Saturday, November 04, 2006

Rediscovering Gentleman Jim

I was only a toddler when Dad's record player was stolen. Dad had amassed an extensive collection of vinyl records, but they were useless without the player. Impulsively, he gave up the priceless records to many of his colleagues. I'll never understand why on earth did he do such a thing.

Anyway, vinyls were being fast replaced by cheap cassettes. Unfortunately, the albums that were to Dad's tastes were simultaneously disappearing from music shops. And that's how Dad ended up regretting his impulsive decision.

We had an AIWA cassette recorder and a few worthless cassettes those days. One major advantage was that you could now make audio recordings of whatever appealed to you. Dad knew full well by now that expecting his beloved albums and compilations to reappear in their cassette incarnate was very unlikely. So he embarked on retracing the vinyls he had given up and making audio recordings.

There was much disappointment along the way and most of the records were untraceable. The ones that were hadn't been treated well by their foster owners. Scratches had ruined most of the tracks and the high noise-factor rendered most of them useless. Still, Dad was obstinate enough and managed to record from two of the vinyls (if memory serves me right).

Jim Reeves was one of the rescued artists. The noise was a great source of annoyance, but luckily the music wasn't all lost. Didi (my sister) & I went on to become ardent devotees of Gentleman Jim in a few years. We would spend hours on end carefully listening to the lyrics and uttering words of wonderment. What won us over completely was Reeves's hauntingly rich and flawless voice. To this day he remains my favorite vocalist of all time. I was so enamored, I even tried recording my own crooning of some of his songs! Childish folly they were.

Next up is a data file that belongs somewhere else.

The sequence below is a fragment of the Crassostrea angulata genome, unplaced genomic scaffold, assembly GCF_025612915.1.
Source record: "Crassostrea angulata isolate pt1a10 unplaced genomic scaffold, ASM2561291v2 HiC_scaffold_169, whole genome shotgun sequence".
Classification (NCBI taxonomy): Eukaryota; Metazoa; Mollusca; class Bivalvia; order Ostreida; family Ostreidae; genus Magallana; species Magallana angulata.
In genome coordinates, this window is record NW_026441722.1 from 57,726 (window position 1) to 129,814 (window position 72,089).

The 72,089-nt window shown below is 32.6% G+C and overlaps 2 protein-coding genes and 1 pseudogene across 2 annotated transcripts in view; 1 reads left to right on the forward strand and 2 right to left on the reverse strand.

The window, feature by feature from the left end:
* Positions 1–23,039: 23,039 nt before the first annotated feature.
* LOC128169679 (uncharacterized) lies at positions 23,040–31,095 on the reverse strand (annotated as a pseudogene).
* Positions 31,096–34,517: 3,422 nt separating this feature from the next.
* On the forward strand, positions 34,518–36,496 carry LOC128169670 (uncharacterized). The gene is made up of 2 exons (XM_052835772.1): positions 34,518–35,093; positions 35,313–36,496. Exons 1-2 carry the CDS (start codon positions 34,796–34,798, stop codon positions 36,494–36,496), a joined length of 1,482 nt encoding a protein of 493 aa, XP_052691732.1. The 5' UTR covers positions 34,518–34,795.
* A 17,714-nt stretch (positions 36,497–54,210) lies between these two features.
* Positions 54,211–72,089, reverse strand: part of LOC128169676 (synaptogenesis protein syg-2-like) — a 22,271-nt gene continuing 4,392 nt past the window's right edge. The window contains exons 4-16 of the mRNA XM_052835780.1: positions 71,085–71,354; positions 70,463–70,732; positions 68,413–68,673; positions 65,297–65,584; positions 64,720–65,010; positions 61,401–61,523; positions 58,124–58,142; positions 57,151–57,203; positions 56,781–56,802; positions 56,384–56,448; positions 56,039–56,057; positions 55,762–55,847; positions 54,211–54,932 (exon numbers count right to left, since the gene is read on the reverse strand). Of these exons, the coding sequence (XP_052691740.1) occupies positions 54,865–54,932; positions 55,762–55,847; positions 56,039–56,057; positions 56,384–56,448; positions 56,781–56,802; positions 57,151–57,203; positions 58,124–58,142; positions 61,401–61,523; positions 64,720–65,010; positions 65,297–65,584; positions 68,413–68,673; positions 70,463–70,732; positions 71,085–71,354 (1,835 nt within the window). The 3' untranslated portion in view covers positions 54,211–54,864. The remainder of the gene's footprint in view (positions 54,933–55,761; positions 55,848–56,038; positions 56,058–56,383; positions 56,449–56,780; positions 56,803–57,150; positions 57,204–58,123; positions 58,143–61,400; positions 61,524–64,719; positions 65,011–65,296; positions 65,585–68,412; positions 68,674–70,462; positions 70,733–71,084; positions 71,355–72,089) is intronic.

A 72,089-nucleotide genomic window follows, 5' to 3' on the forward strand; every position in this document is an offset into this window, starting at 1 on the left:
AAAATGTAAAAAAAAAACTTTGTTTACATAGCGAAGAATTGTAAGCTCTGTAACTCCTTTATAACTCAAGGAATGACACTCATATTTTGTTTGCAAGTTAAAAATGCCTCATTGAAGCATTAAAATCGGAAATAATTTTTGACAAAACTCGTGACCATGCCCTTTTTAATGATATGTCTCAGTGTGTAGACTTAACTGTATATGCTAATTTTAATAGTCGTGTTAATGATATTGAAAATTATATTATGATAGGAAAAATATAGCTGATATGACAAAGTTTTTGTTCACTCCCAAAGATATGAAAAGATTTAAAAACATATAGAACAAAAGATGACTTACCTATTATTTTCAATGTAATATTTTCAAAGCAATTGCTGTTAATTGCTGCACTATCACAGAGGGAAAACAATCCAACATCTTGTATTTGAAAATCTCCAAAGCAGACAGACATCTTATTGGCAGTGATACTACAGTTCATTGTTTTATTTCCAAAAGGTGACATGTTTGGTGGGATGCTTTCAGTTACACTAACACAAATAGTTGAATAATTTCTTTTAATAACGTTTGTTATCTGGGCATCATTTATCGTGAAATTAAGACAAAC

All that was a long time back. The cassette perished somewhere and I had other things to think about. The music industry changed drastically, especially in the way we listen to music. The internet heralded a new era of listening pleasure no longer at the mercy of the local stockist. You could download a lot of music for free, both legally and illegally. P2P technology started giving media barons nightmares with no antidote in sight. Music proliferated like crazy, much to the liking of people like me whose tastes aren't readily satiated by what's usually available in the stores.

I've been discovering some great forms of music I've never heard before. But what's even better is that I'm rediscovering long lost music, amongst them some tracks by Reeves I used to so fondly hum along as a kid. I've spent much of today recalling how Reeves's songs would echo in our living room while I sat spellbound by his magic. It has been a fascinating trip down memory lane.

I'm rebuilding Dad's lost archive. And I'm loving every moment of it. Wait till I tell didi!

2 comments:

Anonymous said...

unforgotten classics ,that u caugh hold off , its not fastion its unchanging essence dat would nv lose its utility 4 u.

Deepanjan said...

Music had hit a crescendo in the 60's.